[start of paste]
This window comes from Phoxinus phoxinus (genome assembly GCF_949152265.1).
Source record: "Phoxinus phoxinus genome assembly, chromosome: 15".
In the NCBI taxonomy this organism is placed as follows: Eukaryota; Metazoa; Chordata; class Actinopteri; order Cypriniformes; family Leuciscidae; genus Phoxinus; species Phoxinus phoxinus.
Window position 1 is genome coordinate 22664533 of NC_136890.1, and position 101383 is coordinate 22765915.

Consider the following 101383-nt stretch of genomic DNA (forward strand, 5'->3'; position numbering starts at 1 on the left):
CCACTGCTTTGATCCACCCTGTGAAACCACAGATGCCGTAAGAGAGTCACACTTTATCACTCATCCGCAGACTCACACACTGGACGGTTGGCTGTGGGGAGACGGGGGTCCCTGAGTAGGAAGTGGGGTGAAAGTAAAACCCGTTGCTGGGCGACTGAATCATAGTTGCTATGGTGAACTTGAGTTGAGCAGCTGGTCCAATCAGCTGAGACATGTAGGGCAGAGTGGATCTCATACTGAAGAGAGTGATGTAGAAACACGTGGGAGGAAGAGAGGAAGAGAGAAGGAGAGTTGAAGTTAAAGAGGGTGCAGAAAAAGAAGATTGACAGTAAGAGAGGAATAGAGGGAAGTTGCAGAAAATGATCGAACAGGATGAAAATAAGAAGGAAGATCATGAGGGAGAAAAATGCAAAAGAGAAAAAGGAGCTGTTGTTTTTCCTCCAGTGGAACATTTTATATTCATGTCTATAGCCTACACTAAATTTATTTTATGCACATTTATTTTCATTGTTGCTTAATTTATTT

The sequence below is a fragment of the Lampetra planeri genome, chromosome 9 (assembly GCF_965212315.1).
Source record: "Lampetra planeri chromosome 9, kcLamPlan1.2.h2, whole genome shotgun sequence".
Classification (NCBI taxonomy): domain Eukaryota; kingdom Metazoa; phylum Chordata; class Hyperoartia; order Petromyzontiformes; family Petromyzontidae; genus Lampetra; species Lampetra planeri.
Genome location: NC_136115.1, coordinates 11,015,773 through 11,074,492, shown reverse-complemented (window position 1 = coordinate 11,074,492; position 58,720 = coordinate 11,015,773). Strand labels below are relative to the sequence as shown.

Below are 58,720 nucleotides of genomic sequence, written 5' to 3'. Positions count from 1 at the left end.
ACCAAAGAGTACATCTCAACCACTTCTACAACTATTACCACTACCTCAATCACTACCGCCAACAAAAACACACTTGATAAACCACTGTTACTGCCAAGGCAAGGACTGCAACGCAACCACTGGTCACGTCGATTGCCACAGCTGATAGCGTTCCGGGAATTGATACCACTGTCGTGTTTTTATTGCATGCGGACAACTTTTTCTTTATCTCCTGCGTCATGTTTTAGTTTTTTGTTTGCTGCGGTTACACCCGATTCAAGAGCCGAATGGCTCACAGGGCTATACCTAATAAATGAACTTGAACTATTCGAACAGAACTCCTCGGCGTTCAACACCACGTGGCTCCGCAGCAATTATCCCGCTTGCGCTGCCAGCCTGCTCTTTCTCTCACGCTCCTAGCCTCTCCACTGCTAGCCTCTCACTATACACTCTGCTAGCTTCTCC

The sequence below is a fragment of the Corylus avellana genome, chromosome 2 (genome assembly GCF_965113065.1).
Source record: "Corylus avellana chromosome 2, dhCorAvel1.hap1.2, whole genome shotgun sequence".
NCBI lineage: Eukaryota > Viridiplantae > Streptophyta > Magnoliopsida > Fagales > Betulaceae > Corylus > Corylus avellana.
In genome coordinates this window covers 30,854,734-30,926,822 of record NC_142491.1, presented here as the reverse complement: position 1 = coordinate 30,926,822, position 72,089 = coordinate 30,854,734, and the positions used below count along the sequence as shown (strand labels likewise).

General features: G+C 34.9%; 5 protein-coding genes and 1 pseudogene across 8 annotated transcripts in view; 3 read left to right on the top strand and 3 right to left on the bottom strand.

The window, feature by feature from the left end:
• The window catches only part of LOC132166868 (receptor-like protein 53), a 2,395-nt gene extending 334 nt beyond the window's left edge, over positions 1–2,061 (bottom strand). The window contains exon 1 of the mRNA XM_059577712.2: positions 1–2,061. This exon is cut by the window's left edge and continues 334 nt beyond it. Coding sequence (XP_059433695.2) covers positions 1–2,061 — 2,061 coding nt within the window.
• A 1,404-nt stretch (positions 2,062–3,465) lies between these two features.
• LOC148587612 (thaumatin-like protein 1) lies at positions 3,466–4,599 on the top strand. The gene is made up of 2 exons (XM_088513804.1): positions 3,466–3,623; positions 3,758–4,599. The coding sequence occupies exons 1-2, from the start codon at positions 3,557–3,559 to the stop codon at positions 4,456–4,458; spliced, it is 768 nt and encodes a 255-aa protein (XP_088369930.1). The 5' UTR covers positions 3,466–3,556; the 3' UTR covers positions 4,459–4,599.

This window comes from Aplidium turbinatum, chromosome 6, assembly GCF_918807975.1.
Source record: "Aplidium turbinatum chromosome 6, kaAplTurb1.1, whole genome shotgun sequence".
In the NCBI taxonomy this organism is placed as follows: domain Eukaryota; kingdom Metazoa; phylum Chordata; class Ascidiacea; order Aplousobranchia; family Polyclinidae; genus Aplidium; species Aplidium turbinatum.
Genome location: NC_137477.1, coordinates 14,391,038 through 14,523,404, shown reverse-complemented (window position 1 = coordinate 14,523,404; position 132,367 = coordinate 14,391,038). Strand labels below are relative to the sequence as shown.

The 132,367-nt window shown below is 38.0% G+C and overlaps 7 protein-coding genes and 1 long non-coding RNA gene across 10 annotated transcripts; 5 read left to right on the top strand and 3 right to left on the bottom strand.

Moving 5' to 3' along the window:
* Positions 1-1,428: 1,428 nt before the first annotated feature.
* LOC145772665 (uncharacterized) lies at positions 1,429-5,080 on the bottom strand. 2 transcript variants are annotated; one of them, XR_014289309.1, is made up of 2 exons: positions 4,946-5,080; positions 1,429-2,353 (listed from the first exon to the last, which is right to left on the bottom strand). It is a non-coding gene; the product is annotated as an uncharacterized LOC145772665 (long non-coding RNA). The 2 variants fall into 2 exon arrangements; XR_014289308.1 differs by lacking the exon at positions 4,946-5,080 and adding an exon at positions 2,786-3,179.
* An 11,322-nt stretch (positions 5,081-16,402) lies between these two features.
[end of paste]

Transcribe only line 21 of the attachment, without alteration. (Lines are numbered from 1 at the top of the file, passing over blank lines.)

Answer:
• LOC148587612 (thaumatin-like protein 1) lies at positions 3,466–4,599 on the top strand. The gene is made up of 2 exons (XM_088513804.1): positions 3,466–3,623; positions 3,758–4,599. The coding sequence occupies exons 1-2, from the start codon at positions 3,557–3,559 to the stop codon at positions 4,456–4,458; spliced, it is 768 nt and encodes a 255-aa protein (XP_088369930.1). The 5' UTR covers positions 3,466–3,556; the 3' UTR covers positions 4,459–4,599.